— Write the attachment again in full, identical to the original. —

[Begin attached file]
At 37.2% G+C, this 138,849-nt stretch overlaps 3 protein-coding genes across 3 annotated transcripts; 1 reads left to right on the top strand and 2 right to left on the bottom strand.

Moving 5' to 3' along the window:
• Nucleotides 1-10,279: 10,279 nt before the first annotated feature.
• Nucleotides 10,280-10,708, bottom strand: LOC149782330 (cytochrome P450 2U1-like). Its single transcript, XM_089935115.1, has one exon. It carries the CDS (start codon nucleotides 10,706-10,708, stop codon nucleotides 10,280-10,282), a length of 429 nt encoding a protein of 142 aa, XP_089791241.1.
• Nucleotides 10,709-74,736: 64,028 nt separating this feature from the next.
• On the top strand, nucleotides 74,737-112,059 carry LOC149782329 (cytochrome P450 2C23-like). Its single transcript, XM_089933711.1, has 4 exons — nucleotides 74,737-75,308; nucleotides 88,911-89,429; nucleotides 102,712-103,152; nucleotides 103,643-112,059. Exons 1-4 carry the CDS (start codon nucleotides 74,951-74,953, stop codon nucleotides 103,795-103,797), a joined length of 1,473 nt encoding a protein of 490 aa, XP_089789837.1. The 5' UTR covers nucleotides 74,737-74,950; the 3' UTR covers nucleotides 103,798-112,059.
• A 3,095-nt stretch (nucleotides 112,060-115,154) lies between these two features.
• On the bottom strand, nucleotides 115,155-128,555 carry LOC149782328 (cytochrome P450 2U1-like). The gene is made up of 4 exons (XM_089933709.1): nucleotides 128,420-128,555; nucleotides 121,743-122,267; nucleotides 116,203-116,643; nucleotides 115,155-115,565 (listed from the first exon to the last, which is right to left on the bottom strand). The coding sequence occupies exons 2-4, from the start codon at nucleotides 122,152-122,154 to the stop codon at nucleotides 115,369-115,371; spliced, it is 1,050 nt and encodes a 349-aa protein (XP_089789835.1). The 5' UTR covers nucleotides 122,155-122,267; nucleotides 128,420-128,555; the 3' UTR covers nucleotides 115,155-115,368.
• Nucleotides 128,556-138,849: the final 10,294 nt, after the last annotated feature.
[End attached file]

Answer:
At 37.2% G+C, this 138,849-nt stretch overlaps 3 protein-coding genes across 3 annotated transcripts; 1 reads left to right on the top strand and 2 right to left on the bottom strand.

Moving 5' to 3' along the window:
• Nucleotides 1-10,279: 10,279 nt before the first annotated feature.
• Nucleotides 10,280-10,708, bottom strand: LOC149782330 (cytochrome P450 2U1-like). Its single transcript, XM_089935115.1, has one exon. It carries the CDS (start codon nucleotides 10,706-10,708, stop codon nucleotides 10,280-10,282), a length of 429 nt encoding a protein of 142 aa, XP_089791241.1.
• Nucleotides 10,709-74,736: 64,028 nt separating this feature from the next.
• On the top strand, nucleotides 74,737-112,059 carry LOC149782329 (cytochrome P450 2C23-like). Its single transcript, XM_089933711.1, has 4 exons — nucleotides 74,737-75,308; nucleotides 88,911-89,429; nucleotides 102,712-103,152; nucleotides 103,643-112,059. Exons 1-4 carry the CDS (start codon nucleotides 74,951-74,953, stop codon nucleotides 103,795-103,797), a joined length of 1,473 nt encoding a protein of 490 aa, XP_089789837.1. The 5' UTR covers nucleotides 74,737-74,950; the 3' UTR covers nucleotides 103,798-112,059.
• A 3,095-nt stretch (nucleotides 112,060-115,154) lies between these two features.
• On the bottom strand, nucleotides 115,155-128,555 carry LOC149782328 (cytochrome P450 2U1-like). The gene is made up of 4 exons (XM_089933709.1): nucleotides 128,420-128,555; nucleotides 121,743-122,267; nucleotides 116,203-116,643; nucleotides 115,155-115,565 (listed from the first exon to the last, which is right to left on the bottom strand). The coding sequence occupies exons 2-4, from the start codon at nucleotides 122,152-122,154 to the stop codon at nucleotides 115,369-115,371; spliced, it is 1,050 nt and encodes a 349-aa protein (XP_089789835.1). The 5' UTR covers nucleotides 122,155-122,267; nucleotides 128,420-128,555; the 3' UTR covers nucleotides 115,155-115,368.
• Nucleotides 128,556-138,849: the final 10,294 nt, after the last annotated feature.